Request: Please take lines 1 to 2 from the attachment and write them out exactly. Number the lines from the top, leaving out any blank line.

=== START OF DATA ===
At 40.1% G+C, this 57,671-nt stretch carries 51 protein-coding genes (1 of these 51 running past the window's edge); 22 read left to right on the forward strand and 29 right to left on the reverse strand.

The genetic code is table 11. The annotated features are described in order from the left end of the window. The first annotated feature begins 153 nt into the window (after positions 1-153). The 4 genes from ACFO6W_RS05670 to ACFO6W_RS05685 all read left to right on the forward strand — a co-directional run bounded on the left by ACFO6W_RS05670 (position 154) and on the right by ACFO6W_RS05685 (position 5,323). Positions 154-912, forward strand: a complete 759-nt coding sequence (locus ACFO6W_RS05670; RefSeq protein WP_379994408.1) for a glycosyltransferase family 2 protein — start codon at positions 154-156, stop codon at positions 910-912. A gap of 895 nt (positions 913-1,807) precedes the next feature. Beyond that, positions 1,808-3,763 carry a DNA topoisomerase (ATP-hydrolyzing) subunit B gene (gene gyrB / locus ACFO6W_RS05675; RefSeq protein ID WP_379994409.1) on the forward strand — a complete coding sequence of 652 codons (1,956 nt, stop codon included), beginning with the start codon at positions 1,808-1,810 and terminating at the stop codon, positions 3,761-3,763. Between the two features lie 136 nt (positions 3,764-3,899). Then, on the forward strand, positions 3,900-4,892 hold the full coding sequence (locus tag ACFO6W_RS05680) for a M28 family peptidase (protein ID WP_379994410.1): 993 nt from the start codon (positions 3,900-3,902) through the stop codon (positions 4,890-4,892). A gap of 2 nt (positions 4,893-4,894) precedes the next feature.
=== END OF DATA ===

At 40.1% G+C, this 57,671-nt stretch carries 51 protein-coding genes (1 of these 51 running past the window's edge); 22 read left to right on the forward strand and 29 right to left on the reverse strand.

The genetic code is table 11. The annotated features are described in order from the left end of the window. The first annotated feature begins 153 nt into the window (after positions 1-153). The 4 genes from ACFO6W_RS05670 to ACFO6W_RS05685 all read left to right on the forward strand — a co-directional run bounded on the left by ACFO6W_RS05670 (position 154) and on the right by ACFO6W_RS05685 (position 5,323). Positions 154-912, forward strand: a complete 759-nt coding sequence (locus ACFO6W_RS05670; RefSeq protein WP_379994408.1) for a glycosyltransferase family 2 protein — start codon at positions 154-156, stop codon at positions 910-912. A gap of 895 nt (positions 913-1,807) precedes the next feature. Beyond that, positions 1,808-3,763 carry a DNA topoisomerase (ATP-hydrolyzing) subunit B gene (gene gyrB / locus ACFO6W_RS05675; RefSeq protein ID WP_379994409.1) on the forward strand — a complete coding sequence of 652 codons (1,956 nt, stop codon included), beginning with the start codon at positions 1,808-1,810 and terminating at the stop codon, positions 3,761-3,763. Between the two features lie 136 nt (positions 3,764-3,899). Then, on the forward strand, positions 3,900-4,892 hold the full coding sequence (locus tag ACFO6W_RS05680) for a M28 family peptidase (protein ID WP_379994410.1): 993 nt from the start codon (positions 3,900-3,902) through the stop codon (positions 4,890-4,892). A gap of 2 nt (positions 4,893-4,894) precedes the next feature.